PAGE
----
Customer Review

1 of 2 people found the following review helpful
5.0 out of 5 stars From a land of hope and glory to a Waterloo sunset, 17 Dec 2012
This review is from: Now That's What I Call Britain (Audio CD)
This collection contains patriotic songs and hymns, some TV, radio and movie themes, and some pop songs from the sixties and early seventies. There is just one folk song here, which is the classic Ralph McTell track, Streets of London.

The second CD is filled with vocal tracks. The first CD contains a lot of instrumental music, but there are some vocal tracks here too. The compiler has ensured that England, Scotland and Wales are all represented individually, not just in the patriotic music but also in the pop music. As far as I can see, Northern Ireland is not represented. Strictly speaking, it is part of the UK but not part of GB so on that basis it's fair enough

Among the patriotic songs, the obvious omission is A Scottish soldier, which is still Scotland's official national anthem, although a lot of people would like Flower of Scotland (here only as part of an instrumental medley) to become the official Scottish anthem. The obvious patriotic songs from Britain (Rule Britannia, God save the Queen), England (Land of hope and glory, Jerusalem) and Wales (Cwm Rhondda, Land of my fathers) are all here, along with I vow to thee my country, which could be about any country, anywhere in the world, as it contains no cultural or battle references.

The second world war is represented by Vera Lynn (White cliffs of Dover, We'll meet again), Gracie Fields (Now is the hour) and the Central band of the RAF (Dam busters' march).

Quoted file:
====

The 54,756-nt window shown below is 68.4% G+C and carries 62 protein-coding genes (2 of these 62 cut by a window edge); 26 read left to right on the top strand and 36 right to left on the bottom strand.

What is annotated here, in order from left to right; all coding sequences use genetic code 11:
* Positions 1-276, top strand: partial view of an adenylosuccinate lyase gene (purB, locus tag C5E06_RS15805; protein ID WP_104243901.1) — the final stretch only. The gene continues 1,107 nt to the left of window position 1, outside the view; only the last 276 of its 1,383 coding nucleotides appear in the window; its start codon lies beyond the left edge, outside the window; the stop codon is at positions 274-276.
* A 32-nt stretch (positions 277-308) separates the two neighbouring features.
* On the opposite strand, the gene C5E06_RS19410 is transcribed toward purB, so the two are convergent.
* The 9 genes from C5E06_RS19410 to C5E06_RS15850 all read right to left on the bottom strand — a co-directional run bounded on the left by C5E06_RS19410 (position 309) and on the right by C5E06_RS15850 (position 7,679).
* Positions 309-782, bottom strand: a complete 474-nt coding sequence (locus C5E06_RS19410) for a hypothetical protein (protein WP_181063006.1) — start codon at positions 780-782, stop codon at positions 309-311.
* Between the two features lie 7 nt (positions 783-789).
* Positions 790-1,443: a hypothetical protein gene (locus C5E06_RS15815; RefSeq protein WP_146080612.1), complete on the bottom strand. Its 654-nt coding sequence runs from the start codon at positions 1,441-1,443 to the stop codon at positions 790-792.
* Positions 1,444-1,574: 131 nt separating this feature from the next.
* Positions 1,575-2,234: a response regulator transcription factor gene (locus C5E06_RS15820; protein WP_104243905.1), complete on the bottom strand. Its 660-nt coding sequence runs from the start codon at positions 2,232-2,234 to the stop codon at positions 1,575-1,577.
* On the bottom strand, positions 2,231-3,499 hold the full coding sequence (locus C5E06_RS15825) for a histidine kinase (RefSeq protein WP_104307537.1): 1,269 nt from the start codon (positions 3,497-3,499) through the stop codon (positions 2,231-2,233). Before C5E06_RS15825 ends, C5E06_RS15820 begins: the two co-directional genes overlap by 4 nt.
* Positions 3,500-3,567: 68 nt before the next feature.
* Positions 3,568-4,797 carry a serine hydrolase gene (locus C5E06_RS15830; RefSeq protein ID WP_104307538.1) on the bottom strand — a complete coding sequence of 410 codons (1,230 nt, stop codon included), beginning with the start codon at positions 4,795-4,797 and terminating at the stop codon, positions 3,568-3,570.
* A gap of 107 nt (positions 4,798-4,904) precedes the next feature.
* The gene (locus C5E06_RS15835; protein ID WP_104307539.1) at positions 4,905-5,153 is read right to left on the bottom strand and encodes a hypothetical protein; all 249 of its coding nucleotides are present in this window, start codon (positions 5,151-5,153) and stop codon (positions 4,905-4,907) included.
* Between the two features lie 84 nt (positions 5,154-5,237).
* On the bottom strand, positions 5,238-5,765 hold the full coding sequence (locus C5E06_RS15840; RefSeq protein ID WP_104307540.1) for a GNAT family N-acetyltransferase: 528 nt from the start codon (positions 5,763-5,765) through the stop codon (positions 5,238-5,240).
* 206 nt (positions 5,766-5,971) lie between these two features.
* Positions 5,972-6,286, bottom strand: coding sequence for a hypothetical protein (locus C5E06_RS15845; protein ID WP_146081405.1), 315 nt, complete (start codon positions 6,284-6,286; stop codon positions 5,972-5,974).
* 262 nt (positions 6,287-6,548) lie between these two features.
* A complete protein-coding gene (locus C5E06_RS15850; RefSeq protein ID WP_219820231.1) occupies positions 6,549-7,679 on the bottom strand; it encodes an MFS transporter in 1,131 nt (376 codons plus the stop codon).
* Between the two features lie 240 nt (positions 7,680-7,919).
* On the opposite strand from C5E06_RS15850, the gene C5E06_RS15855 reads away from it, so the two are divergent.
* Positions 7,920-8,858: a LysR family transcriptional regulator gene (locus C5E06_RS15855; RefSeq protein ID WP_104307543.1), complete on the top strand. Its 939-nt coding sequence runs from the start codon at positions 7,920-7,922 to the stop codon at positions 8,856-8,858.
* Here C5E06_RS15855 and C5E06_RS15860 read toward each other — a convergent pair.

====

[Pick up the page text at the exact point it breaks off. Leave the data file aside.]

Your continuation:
The pop music occupies most of the second half of CD 2, sharing it with Streets of London, which made the pop charts a few years after Ralph McTell wrote and recorded it. Lulu (Shout) represents Scotland while Tom Jones (It's not unusual) represents Wales. England claims most if not all of the rest, although one or two were born in India. My elder sister was born in Malaya but doesn`t remember anything about the country, so a birthplace of itself proves nothing. The tracks chosen are all great songs, but not all are British as some are American and one (You don't have to say you love me) is a translation of an Italian song. In the case of You'll never walk alone, it was written in America but has become an iconic British song since both Celtic and Liverpool football supporters adopted it as their club anthem. The other pop song included here that most clearly represents Britishness is Waterloo sunset, written and performed by the Kinks, who were very good at depicting little pieces of British life in song. To a lesser extent and in their different ways, you might say that Summer holiday and Downtown both capture the spirit of British life in the sixties.

Having seen other compilations in the Now that's what I call music series expand to three or even four discs in later editions, I hope that some future edition will include a selection of traditional folk songs, whether by classical singers (it's amazing how many have recorded albums of old folk songs) or folk singers, Meanwhile, for what it is, this is an excellent compilation.
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